Ok, I get that I’m obsessing

But how do I make it stop?

When I first realized that my anxiety was coming not from the circumstances of my life but from my own insecure thinking, my mind seemed to slow down quite a bit all by itself. A lot of the thinking I’d previously seen as useful suddenly looked like noisy clutter.

This shift sounds subtle, but the impact was huge.

Imagine: what if even 30 percent of your own insecure thoughts suddenly vanished? What if that mental space was filled instead with fresh ideas and feelings of joy? Now, what about 75 percent?

For me, it was more like 90. I struggle to put into words what that change has meant. I get misty-eyed just thinking about it.

I had gotten pretty good at surviving each moment. I thought that’s the best I could hope for. If you’d told me then that with one insight I would actually enjoy my life — even the parts that are sad, difficult, and boring — I wouldn’t have believed you. I would have said, “You must be talking about someone else. You don’t know me at all.”

And yet, here I am a year and a half later, regularly floored by how social anxiety, self-loathing, binge drinking, panic attacks, weight struggles, depression, and suicidal ideation all look like a distant dream. The former version of myself feels more like a stranger every day.

But just when I start to completely lose sight of what it was like to be stuffed with insecure thinking, I get smacked in the face with humility. I find myself having lunch with a friend, taking a walk with my partner, working to a deadline— anything, really — and I suddenly notice that my mind is racing. It’s spinning so fast! I want it to slow down so I can go back to living.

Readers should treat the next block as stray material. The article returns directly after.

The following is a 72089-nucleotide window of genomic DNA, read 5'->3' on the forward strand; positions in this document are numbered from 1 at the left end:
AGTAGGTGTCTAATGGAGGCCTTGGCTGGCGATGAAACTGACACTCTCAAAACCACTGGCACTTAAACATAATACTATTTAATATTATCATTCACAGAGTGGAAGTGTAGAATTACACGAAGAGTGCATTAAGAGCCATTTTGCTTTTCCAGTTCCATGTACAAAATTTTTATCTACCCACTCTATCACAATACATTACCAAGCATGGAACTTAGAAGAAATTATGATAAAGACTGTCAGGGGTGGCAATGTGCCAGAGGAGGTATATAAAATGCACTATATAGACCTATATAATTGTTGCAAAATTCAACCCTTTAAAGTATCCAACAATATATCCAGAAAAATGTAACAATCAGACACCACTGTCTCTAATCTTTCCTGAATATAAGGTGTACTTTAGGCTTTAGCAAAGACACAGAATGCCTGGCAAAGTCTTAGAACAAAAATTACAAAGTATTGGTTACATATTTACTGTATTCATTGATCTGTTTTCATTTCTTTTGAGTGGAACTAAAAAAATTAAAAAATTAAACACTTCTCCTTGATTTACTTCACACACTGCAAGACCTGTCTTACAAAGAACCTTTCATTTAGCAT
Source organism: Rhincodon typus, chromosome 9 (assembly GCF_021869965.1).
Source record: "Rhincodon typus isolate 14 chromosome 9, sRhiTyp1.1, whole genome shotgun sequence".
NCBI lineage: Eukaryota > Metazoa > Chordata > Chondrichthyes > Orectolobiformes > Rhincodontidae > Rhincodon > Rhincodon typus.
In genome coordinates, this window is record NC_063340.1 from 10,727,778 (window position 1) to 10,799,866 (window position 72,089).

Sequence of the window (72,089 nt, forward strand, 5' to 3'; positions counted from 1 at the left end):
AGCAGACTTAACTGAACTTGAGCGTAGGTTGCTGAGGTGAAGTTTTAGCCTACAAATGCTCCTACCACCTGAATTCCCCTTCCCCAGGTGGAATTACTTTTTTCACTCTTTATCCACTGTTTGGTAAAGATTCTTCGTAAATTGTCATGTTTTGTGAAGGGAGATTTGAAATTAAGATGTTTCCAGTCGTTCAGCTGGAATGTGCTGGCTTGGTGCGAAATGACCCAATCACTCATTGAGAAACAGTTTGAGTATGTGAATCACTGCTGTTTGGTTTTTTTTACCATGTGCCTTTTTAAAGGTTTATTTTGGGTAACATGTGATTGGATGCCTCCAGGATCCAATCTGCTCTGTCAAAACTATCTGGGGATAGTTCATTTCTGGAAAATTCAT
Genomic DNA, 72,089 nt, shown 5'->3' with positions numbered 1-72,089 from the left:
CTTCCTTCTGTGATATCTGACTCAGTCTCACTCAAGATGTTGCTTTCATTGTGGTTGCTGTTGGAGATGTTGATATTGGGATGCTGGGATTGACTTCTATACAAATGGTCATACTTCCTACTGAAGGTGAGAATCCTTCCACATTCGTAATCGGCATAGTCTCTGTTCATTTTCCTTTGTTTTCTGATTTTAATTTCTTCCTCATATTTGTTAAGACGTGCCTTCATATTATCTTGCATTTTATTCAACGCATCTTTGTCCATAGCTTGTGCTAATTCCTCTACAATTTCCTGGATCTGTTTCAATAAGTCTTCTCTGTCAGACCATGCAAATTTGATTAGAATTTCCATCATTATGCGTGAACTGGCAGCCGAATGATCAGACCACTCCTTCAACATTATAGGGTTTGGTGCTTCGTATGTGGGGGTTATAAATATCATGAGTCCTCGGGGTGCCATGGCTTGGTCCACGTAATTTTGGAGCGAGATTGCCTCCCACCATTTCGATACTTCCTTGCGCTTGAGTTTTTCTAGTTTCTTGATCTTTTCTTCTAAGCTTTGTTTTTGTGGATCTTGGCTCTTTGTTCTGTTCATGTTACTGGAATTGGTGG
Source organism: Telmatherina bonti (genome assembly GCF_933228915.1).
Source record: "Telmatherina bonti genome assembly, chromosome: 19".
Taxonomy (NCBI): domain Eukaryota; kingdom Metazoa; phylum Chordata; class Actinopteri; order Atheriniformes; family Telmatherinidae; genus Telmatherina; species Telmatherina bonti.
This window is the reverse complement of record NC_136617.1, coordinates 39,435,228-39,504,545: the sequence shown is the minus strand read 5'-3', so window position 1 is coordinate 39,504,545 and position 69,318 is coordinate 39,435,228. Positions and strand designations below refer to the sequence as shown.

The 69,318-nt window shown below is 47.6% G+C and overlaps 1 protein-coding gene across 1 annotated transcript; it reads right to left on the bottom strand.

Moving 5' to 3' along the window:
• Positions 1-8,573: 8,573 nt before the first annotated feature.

I find myself thinking, “How do I make it stop? I of all people should know how to make this thinking go away. What do I do? What do I say? What do I think about?”

This morning as I was taking a shower I had just such an experience. And it hit me:

Trying to stop thinking is like trying not to think about an elephant.

If instead of trying not to think about an elephant, you simply think about a penguin instead, I bet you won’t be thinking of an elephant anymore.

And that’s where we get confused when our mind is racing. When we want to stop obsessing about something, we try to reframe our thinking about the thing we’re obsessing about, or we try to think of something else. But that won’t work. Because trying not to think is actually nothing like trying not to think of an elephant.

We think it’s the content we’re obsessing about that’s causing our suffering. But it’s not the content. It’s the obsessing itself that hurts.

So, how do you stop obsessing?

I say, don’t try to stop obsessing at all. Don’t think about the pain the it’s causing you. Don’t even think about how useless it is.

I suggest you look in the direction of a quiet mind instead. Look to what you know to be true, which is that fresh thought comes from the quiet, new knowns come only from the unknown, and connection comes from calm.

When I realized in the shower today that I didn’t have to stop my mind from racing, but that I simply preferred what I could glean from a slow mind, I was back.

I could feel the hot water. I could see the light coming ‘round the curtain in rays. I remembered to breathe.


Brooke shares insights daily here on Medium and at brookebishop.com.